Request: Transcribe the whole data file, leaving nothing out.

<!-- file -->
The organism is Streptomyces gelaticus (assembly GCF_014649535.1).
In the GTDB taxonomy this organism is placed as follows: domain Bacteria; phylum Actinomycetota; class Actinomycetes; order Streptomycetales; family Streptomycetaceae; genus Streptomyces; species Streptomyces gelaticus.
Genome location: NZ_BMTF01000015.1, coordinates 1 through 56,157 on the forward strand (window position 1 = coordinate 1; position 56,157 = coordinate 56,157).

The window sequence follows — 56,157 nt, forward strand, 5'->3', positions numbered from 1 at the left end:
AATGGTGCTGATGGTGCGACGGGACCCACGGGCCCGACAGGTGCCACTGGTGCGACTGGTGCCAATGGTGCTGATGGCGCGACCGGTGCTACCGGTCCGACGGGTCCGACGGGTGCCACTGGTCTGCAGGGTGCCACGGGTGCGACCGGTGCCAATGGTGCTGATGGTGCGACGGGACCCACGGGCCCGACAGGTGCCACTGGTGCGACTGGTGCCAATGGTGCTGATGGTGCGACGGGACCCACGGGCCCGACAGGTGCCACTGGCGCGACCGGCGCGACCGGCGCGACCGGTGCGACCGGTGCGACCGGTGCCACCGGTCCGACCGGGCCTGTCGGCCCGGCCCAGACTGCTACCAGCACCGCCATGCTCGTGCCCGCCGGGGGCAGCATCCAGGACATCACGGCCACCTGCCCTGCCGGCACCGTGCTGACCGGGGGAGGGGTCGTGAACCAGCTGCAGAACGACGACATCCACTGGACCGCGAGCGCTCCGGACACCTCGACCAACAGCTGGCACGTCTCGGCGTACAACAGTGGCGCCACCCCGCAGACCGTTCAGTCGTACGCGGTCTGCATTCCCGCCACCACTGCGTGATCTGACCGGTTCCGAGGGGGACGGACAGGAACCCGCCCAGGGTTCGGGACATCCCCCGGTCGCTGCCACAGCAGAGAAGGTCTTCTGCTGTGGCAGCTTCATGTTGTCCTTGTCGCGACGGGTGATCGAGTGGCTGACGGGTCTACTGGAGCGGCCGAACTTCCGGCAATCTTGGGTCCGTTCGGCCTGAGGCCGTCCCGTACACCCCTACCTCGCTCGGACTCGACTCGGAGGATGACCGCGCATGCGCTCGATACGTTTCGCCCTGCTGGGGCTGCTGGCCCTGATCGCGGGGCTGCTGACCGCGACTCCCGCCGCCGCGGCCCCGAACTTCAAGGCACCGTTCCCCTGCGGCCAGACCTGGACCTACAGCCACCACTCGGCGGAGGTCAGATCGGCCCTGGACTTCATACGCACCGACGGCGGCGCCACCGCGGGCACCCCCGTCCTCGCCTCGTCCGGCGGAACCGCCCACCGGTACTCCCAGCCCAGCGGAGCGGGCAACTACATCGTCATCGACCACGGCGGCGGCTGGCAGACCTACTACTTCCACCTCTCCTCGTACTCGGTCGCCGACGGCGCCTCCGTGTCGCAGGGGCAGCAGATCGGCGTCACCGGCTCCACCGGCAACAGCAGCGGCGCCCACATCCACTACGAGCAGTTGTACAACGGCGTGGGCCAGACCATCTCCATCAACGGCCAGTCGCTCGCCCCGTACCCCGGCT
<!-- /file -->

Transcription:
The organism is Streptomyces gelaticus (assembly GCF_014649535.1).
In the GTDB taxonomy this organism is placed as follows: domain Bacteria; phylum Actinomycetota; class Actinomycetes; order Streptomycetales; family Streptomycetaceae; genus Streptomyces; species Streptomyces gelaticus.
Genome location: NZ_BMTF01000015.1, coordinates 1 through 56,157 on the forward strand (window position 1 = coordinate 1; position 56,157 = coordinate 56,157).

The window sequence follows — 56,157 nt, forward strand, 5'->3', positions numbered from 1 at the left end:
AATGGTGCTGATGGTGCGACGGGACCCACGGGCCCGACAGGTGCCACTGGTGCGACTGGTGCCAATGGTGCTGATGGCGCGACCGGTGCTACCGGTCCGACGGGTCCGACGGGTGCCACTGGTCTGCAGGGTGCCACGGGTGCGACCGGTGCCAATGGTGCTGATGGTGCGACGGGACCCACGGGCCCGACAGGTGCCACTGGTGCGACTGGTGCCAATGGTGCTGATGGTGCGACGGGACCCACGGGCCCGACAGGTGCCACTGGCGCGACCGGCGCGACCGGCGCGACCGGTGCGACCGGTGCGACCGGTGCCACCGGTCCGACCGGGCCTGTCGGCCCGGCCCAGACTGCTACCAGCACCGCCATGCTCGTGCCCGCCGGGGGCAGCATCCAGGACATCACGGCCACCTGCCCTGCCGGCACCGTGCTGACCGGGGGAGGGGTCGTGAACCAGCTGCAGAACGACGACATCCACTGGACCGCGAGCGCTCCGGACACCTCGACCAACAGCTGGCACGTCTCGGCGTACAACAGTGGCGCCACCCCGCAGACCGTTCAGTCGTACGCGGTCTGCATTCCCGCCACCACTGCGTGATCTGACCGGTTCCGAGGGGGACGGACAGGAACCCGCCCAGGGTTCGGGACATCCCCCGGTCGCTGCCACAGCAGAGAAGGTCTTCTGCTGTGGCAGCTTCATGTTGTCCTTGTCGCGACGGGTGATCGAGTGGCTGACGGGTCTACTGGAGCGGCCGAACTTCCGGCAATCTTGGGTCCGTTCGGCCTGAGGCCGTCCCGTACACCCCTACCTCGCTCGGACTCGACTCGGAGGATGACCGCGCATGCGCTCGATACGTTTCGCCCTGCTGGGGCTGCTGGCCCTGATCGCGGGGCTGCTGACCGCGACTCCCGCCGCCGCGGCCCCGAACTTCAAGGCACCGTTCCCCTGCGGCCAGACCTGGACCTACAGCCACCACTCGGCGGAGGTCAGATCGGCCCTGGACTTCATACGCACCGACGGCGGCGCCACCGCGGGCACCCCCGTCCTCGCCTCGTCCGGCGGAACCGCCCACCGGTACTCCCAGCCCAGCGGAGCGGGCAACTACATCGTCATCGACCACGGCGGCGGCTGGCAGACCTACTACTTCCACCTCTCCTCGTACTCGGTCGCCGACGGCGCCTCCGTGTCGCAGGGGCAGCAGATCGGCGTCACCGGCTCCACCGGCAACAGCAGCGGCGCCCACATCCACTACGAGCAGTTGTACAACGGCGTGGGCCAGACCATCTCCATCAACGGCCAGTCGCTCGCCCCGTACCCCGGCT